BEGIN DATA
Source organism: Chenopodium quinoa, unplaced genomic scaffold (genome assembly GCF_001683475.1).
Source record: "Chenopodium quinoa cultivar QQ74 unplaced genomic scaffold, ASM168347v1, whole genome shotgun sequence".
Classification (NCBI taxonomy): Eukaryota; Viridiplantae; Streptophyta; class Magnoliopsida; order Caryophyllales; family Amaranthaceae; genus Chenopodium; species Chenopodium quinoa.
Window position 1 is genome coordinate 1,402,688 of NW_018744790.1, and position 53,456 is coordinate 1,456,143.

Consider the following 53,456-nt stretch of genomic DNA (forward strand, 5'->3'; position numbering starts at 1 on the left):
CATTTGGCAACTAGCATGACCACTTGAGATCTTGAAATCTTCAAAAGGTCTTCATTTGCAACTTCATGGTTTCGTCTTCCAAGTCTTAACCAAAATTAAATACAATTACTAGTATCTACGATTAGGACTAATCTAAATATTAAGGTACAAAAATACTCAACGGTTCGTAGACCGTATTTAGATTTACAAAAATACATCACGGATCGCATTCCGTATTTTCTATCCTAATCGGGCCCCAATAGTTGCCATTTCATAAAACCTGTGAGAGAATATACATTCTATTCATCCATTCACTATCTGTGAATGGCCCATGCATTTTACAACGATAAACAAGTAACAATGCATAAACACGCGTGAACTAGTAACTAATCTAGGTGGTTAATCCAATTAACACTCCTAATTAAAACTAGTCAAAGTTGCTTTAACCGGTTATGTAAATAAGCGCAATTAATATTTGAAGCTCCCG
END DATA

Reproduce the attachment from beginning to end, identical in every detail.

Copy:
Source organism: Chenopodium quinoa, unplaced genomic scaffold (genome assembly GCF_001683475.1).
Source record: "Chenopodium quinoa cultivar QQ74 unplaced genomic scaffold, ASM168347v1, whole genome shotgun sequence".
Classification (NCBI taxonomy): Eukaryota; Viridiplantae; Streptophyta; class Magnoliopsida; order Caryophyllales; family Amaranthaceae; genus Chenopodium; species Chenopodium quinoa.
Window position 1 is genome coordinate 1,402,688 of NW_018744790.1, and position 53,456 is coordinate 1,456,143.

Consider the following 53,456-nt stretch of genomic DNA (forward strand, 5'->3'; position numbering starts at 1 on the left):
CATTTGGCAACTAGCATGACCACTTGAGATCTTGAAATCTTCAAAAGGTCTTCATTTGCAACTTCATGGTTTCGTCTTCCAAGTCTTAACCAAAATTAAATACAATTACTAGTATCTACGATTAGGACTAATCTAAATATTAAGGTACAAAAATACTCAACGGTTCGTAGACCGTATTTAGATTTACAAAAATACATCACGGATCGCATTCCGTATTTTCTATCCTAATCGGGCCCCAATAGTTGCCATTTCATAAAACCTGTGAGAGAATATACATTCTATTCATCCATTCACTATCTGTGAATGGCCCATGCATTTTACAACGATAAACAAGTAACAATGCATAAACACGCGTGAACTAGTAACTAATCTAGGTGGTTAATCCAATTAACACTCCTAATTAAAACTAGTCAAAGTTGCTTTAACCGGTTATGTAAATAAGCGCAATTAATATTTGAAGCTCCCG